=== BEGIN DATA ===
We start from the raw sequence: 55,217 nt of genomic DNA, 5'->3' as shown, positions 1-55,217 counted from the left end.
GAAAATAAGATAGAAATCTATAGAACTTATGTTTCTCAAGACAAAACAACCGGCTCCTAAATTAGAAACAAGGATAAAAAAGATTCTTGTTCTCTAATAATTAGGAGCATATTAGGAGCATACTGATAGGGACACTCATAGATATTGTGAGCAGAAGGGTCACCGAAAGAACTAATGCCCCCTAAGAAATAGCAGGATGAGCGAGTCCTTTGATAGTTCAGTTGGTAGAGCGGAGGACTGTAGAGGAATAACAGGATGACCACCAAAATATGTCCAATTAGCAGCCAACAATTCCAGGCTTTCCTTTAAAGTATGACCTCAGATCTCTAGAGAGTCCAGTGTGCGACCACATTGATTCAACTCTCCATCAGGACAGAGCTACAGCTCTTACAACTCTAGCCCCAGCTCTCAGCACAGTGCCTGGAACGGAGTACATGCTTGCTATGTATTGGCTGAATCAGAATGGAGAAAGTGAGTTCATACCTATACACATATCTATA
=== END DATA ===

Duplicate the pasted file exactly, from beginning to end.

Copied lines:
We start from the raw sequence: 55,217 nt of genomic DNA, 5'->3' as shown, positions 1-55,217 counted from the left end.
GAAAATAAGATAGAAATCTATAGAACTTATGTTTCTCAAGACAAAACAACCGGCTCCTAAATTAGAAACAAGGATAAAAAAGATTCTTGTTCTCTAATAATTAGGAGCATATTAGGAGCATACTGATAGGGACACTCATAGATATTGTGAGCAGAAGGGTCACCGAAAGAACTAATGCCCCCTAAGAAATAGCAGGATGAGCGAGTCCTTTGATAGTTCAGTTGGTAGAGCGGAGGACTGTAGAGGAATAACAGGATGACCACCAAAATATGTCCAATTAGCAGCCAACAATTCCAGGCTTTCCTTTAAAGTATGACCTCAGATCTCTAGAGAGTCCAGTGTGCGACCACATTGATTCAACTCTCCATCAGGACAGAGCTACAGCTCTTACAACTCTAGCCCCAGCTCTCAGCACAGTGCCTGGAACGGAGTACATGCTTGCTATGTATTGGCTGAATCAGAATGGAGAAAGTGAGTTCATACCTATACACATATCTATA